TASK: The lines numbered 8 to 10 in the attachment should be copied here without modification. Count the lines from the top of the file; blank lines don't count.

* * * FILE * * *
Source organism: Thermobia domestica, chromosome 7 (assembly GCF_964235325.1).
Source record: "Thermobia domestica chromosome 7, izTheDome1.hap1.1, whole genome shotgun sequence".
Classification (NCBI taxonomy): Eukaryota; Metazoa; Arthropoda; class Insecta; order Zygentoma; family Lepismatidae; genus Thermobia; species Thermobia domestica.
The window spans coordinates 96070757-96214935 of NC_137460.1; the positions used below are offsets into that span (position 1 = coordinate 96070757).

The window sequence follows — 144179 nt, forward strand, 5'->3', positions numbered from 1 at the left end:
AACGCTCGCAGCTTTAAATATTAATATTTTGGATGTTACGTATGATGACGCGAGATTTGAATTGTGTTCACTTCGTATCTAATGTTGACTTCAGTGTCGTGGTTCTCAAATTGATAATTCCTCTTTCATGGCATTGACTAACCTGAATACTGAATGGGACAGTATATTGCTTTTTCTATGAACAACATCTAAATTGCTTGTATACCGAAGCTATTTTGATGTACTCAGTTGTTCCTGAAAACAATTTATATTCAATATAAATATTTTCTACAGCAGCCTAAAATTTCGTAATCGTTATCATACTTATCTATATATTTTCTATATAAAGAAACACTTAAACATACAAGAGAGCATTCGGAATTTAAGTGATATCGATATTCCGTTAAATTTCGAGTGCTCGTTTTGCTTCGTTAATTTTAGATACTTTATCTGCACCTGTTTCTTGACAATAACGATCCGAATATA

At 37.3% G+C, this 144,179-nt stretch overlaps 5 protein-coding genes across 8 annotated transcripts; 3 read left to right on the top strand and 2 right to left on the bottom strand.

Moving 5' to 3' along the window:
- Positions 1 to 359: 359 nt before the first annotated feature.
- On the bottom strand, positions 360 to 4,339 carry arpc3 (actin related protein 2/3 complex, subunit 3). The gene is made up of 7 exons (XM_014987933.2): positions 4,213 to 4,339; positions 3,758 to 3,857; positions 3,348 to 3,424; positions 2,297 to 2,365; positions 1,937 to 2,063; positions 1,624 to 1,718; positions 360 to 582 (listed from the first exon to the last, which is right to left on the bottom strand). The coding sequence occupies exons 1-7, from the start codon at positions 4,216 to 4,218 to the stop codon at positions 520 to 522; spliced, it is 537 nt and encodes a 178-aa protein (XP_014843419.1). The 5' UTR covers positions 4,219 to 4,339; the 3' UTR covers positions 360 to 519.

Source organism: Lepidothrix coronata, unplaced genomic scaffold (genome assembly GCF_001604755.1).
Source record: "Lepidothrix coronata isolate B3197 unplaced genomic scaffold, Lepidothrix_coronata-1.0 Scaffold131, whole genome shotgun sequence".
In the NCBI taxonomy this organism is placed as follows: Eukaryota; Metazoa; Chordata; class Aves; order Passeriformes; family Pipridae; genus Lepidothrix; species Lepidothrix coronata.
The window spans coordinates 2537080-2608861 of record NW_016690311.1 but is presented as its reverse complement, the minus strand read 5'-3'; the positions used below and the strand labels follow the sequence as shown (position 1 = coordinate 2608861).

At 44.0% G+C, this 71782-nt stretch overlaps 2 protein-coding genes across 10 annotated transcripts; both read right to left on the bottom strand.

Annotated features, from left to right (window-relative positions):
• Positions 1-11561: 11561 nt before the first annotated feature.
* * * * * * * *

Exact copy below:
Moving 5' to 3' along the window:
- Positions 1 to 359: 359 nt before the first annotated feature.
- On the bottom strand, positions 360 to 4,339 carry arpc3 (actin related protein 2/3 complex, subunit 3). The gene is made up of 7 exons (XM_014987933.2): positions 4,213 to 4,339; positions 3,758 to 3,857; positions 3,348 to 3,424; positions 2,297 to 2,365; positions 1,937 to 2,063; positions 1,624 to 1,718; positions 360 to 582 (listed from the first exon to the last, which is right to left on the bottom strand). The coding sequence occupies exons 1-7, from the start codon at positions 4,216 to 4,218 to the stop codon at positions 520 to 522; spliced, it is 537 nt and encodes a 178-aa protein (XP_014843419.1). The 5' UTR covers positions 4,219 to 4,339; the 3' UTR covers positions 360 to 519.